It may be argued that the concept of artificial intelligence is not a newly-emerging one. Ever since humans became ‘self-aware’ in a sense (recognizing and interacting with each other as part of the same species) and began to use and manipulate tools some 2.5 million years ago, it was only a matter of time before human beings’ ever-expanding consciousness brought both of those attributes together in a completely new form.

Essentially, artificial intelligence may be described as a way to duplicate human thought, analysis, and reasoning in a controlled, non-human environment. While A.I. research is certainly not unified, both in terms of the stated goal and in terms of how to get there, generally it may be said that the purpose is to create an effective, adaptable mimicry of varying aspects of human thought.

The Two Basic Types of A.I.

There are two types of A.I., ‘weak’ A.I. and ‘strong’ A.I. Weak A.I. consists of any level of basic calculation, manipulation of information, or parameter analysis. Basically, weak A.I. can be summarized as a basic computer doing what it is asked. While there are multiple variants (in terms of processing power and multi-tasking), weak A.I. is information manipulation at its most simple level.

Where weak A.I. is basic calculation, strong A.I. is something closer to what one would recognize as mimicking human thought. However, it is important to note that while those attempting strong A.I. do hope to see something close to ‘human-like’ results in the future, the main aspects of the human mind under particular focus are adaptability and analysis, both of which may be argued to be the most difficult aspects of the mind.

While proximity in operability to human thought is considered the benchmark in how advanced an A.I. is, another metric that may be considered is self-reference. In his seminal work on A.I. Godel, Escher, Bach: an Eternal Golden Braid, Indiana University professor Douglas R. Hofstadter introduces the concept of what he calls ‘strange loops’. While the concept can be difficult to comprehend, it basically focuses on how often and how deeply an intelligence reflects back to and self-references during data analysis.

What Hofstadter’s concept introduces is a way to gauge the level of A.I. beyond merely the bulky and general classifications of weak and strong. With the gauging of constancy and depth of self-reference, one can gauge A.I. based on ‘levels’ of achievable consciousness or self-awareness.

Reasons for Self-Reference in A.I.

Given that A.I. is ultimately geared towards creating an advanced ‘thought machine’, one may ask: Why is self-reference important to A.I. construction? The reason is that if one were to consider humans as the most intelligent creatures on earth (and potentially in the universe) then in trying to create as fast and as adaptable an A.I. as possible, one would want to mimic the core processes of the human mind, one being constant self-awareness and self-reference.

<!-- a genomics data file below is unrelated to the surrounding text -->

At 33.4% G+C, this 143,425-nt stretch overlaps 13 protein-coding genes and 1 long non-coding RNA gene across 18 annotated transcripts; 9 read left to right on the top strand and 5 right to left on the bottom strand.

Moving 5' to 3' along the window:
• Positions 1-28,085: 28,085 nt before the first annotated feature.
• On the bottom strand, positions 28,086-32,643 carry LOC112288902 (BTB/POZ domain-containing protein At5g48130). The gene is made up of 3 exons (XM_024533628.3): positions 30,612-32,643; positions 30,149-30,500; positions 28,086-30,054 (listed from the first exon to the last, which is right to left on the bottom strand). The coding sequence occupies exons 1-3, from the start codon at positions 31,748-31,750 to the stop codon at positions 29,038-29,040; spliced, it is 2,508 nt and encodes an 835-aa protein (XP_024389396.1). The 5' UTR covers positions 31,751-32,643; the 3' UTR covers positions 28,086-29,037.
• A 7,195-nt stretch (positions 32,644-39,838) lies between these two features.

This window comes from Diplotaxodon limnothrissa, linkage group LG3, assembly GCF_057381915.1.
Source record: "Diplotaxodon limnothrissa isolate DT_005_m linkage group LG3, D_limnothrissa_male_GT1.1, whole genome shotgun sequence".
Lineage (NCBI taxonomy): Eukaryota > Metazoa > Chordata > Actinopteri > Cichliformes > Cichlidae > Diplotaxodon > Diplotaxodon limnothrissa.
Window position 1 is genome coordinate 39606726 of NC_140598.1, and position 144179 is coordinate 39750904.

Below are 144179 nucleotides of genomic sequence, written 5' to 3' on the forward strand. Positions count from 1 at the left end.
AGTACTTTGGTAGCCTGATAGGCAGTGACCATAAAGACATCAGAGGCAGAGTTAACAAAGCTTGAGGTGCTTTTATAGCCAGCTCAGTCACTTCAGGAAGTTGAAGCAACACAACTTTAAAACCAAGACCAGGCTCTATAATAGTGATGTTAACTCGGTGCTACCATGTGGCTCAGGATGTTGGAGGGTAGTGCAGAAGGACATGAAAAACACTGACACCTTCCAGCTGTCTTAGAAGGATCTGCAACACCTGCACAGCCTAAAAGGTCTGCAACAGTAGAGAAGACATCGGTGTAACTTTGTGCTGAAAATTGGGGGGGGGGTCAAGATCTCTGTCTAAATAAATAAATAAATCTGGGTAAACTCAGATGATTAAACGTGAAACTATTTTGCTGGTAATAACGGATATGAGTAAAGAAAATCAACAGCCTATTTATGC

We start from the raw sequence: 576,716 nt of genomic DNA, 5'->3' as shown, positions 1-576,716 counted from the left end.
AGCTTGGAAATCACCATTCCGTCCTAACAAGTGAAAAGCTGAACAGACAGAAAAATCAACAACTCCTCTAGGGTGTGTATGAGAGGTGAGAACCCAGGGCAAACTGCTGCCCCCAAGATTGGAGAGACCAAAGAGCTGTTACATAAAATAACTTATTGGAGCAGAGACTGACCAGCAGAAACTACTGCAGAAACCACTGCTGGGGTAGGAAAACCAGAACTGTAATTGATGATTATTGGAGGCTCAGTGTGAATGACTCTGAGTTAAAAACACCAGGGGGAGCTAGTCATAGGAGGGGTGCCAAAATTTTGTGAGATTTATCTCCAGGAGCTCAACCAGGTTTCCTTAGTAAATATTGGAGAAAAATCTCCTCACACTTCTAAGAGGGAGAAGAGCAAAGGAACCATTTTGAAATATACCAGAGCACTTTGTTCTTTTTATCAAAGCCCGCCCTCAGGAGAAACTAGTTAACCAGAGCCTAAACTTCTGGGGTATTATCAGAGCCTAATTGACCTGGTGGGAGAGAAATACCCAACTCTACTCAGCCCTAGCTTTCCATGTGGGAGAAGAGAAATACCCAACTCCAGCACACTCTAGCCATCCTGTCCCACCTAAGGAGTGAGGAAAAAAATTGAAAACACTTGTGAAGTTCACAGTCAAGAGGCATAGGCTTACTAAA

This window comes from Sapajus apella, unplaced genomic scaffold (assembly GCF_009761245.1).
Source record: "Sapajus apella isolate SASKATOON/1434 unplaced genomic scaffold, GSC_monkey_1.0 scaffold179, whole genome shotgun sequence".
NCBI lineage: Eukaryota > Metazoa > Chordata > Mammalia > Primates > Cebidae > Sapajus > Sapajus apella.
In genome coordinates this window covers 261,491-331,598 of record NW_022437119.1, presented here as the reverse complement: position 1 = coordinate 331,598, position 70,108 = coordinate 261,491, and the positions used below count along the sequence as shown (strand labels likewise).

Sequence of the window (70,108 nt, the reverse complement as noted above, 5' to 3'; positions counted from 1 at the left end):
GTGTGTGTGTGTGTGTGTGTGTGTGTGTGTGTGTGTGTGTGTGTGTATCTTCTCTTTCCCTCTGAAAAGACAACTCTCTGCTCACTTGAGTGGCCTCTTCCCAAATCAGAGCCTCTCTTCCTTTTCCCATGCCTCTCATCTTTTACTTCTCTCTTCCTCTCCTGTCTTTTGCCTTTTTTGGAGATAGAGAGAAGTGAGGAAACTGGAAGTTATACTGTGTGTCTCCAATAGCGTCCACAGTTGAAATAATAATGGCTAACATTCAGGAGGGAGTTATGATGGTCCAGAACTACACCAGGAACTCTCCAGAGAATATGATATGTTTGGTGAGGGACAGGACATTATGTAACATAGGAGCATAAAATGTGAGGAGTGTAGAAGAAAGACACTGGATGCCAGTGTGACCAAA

With this alternative analysis of A.I. development, the question of how exactly self-reference plays into data analysis and adaptability begins. The fact is that while humans self-reference constantly, it may not be intuitively obvious as to why or how this helps humanity adapt or analyze. However, when one expands the constraints of self-reference and awareness beyond the obvious parameters, the answers begin to show.

Self-reference and awareness are inextricably tied together. The more self-aware something is, the more it self-references, and the more it self-references, the better it can adapt to new information (analog or digital). By self-referencing, an organism or object is aware that there is a clear line between itself and the greater environment, and any changes in that environment will inevitably affect the ‘self’.

Difficulties of Self-Reference in A.I.

With this understanding of self-reference, it becomes quite obvious how difficult, both in terms of hardware and programming, the development of effective A.I. can be. While labels such as ‘strong’ and ‘weak’ do help give a broader sense of what a certain A.I.’s capacity is, it isn’t until one digs into the logistics of strong or deep A.I. that problems begin to emerge.

Prominent inventor and Nobel Prize winner Ray Kurzweil discussed in his book The Singularity is Near, how technological development is increasing at an exponential rate. The time it takes to develop a new technology to fruition is constantly being halved. Whether or not we can distill millions of years of biological evolution into thousands or hundreds, remains to be seen. The benefit of being human, is that our species has had millions of years to evolve a strong sense of self-awareness and an extremely complicated intelligence. Without the advantage of such a substantial amount of time, it becomes exponentially more difficult to mimic or duplicate various aspects of the human mind in any substantial way.